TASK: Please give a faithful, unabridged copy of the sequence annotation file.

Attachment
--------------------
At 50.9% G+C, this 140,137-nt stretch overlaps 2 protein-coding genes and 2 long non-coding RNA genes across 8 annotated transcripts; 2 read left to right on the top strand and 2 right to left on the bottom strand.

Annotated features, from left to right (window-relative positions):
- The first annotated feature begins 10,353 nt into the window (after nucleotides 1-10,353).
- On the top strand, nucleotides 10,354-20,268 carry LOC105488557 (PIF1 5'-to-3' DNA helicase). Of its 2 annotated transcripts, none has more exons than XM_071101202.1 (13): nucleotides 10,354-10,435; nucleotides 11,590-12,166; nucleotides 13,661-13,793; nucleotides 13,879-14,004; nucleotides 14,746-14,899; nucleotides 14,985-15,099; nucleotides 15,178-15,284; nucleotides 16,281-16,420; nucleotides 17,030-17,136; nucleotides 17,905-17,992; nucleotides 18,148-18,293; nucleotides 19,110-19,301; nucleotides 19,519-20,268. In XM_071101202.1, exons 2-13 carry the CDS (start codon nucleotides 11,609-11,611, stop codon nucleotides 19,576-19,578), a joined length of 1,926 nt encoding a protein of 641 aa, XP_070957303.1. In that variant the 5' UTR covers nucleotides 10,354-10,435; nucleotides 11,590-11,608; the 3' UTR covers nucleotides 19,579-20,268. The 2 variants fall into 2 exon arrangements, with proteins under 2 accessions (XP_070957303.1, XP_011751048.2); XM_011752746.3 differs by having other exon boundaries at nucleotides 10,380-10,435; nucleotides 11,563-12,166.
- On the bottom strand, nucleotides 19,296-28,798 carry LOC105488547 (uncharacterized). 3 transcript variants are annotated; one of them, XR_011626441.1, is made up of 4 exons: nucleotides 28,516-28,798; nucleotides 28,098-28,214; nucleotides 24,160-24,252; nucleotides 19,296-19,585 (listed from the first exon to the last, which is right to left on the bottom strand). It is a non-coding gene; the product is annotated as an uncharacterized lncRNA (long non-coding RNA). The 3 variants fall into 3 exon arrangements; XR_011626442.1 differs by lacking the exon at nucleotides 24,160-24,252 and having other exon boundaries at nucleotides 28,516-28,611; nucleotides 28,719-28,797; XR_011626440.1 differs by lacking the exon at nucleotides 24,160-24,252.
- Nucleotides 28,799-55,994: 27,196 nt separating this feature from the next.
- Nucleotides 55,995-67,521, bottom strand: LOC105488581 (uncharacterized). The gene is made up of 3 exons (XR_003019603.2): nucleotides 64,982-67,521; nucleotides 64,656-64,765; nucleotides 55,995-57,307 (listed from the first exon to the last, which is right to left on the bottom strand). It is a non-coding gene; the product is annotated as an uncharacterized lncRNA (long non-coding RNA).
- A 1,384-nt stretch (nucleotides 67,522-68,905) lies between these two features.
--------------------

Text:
At 50.9% G+C, this 140,137-nt stretch overlaps 2 protein-coding genes and 2 long non-coding RNA genes across 8 annotated transcripts; 2 read left to right on the top strand and 2 right to left on the bottom strand.

Annotated features, from left to right (window-relative positions):
- The first annotated feature begins 10,353 nt into the window (after nucleotides 1-10,353).
- On the top strand, nucleotides 10,354-20,268 carry LOC105488557 (PIF1 5'-to-3' DNA helicase). Of its 2 annotated transcripts, none has more exons than XM_071101202.1 (13): nucleotides 10,354-10,435; nucleotides 11,590-12,166; nucleotides 13,661-13,793; nucleotides 13,879-14,004; nucleotides 14,746-14,899; nucleotides 14,985-15,099; nucleotides 15,178-15,284; nucleotides 16,281-16,420; nucleotides 17,030-17,136; nucleotides 17,905-17,992; nucleotides 18,148-18,293; nucleotides 19,110-19,301; nucleotides 19,519-20,268. In XM_071101202.1, exons 2-13 carry the CDS (start codon nucleotides 11,609-11,611, stop codon nucleotides 19,576-19,578), a joined length of 1,926 nt encoding a protein of 641 aa, XP_070957303.1. In that variant the 5' UTR covers nucleotides 10,354-10,435; nucleotides 11,590-11,608; the 3' UTR covers nucleotides 19,579-20,268. The 2 variants fall into 2 exon arrangements, with proteins under 2 accessions (XP_070957303.1, XP_011751048.2); XM_011752746.3 differs by having other exon boundaries at nucleotides 10,380-10,435; nucleotides 11,563-12,166.
- On the bottom strand, nucleotides 19,296-28,798 carry LOC105488547 (uncharacterized). 3 transcript variants are annotated; one of them, XR_011626441.1, is made up of 4 exons: nucleotides 28,516-28,798; nucleotides 28,098-28,214; nucleotides 24,160-24,252; nucleotides 19,296-19,585 (listed from the first exon to the last, which is right to left on the bottom strand). It is a non-coding gene; the product is annotated as an uncharacterized lncRNA (long non-coding RNA). The 3 variants fall into 3 exon arrangements; XR_011626442.1 differs by lacking the exon at nucleotides 24,160-24,252 and having other exon boundaries at nucleotides 28,516-28,611; nucleotides 28,719-28,797; XR_011626440.1 differs by lacking the exon at nucleotides 24,160-24,252.
- Nucleotides 28,799-55,994: 27,196 nt separating this feature from the next.
- Nucleotides 55,995-67,521, bottom strand: LOC105488581 (uncharacterized). The gene is made up of 3 exons (XR_003019603.2): nucleotides 64,982-67,521; nucleotides 64,656-64,765; nucleotides 55,995-57,307 (listed from the first exon to the last, which is right to left on the bottom strand). It is a non-coding gene; the product is annotated as an uncharacterized lncRNA (long non-coding RNA).
- A 1,384-nt stretch (nucleotides 67,522-68,905) lies between these two features.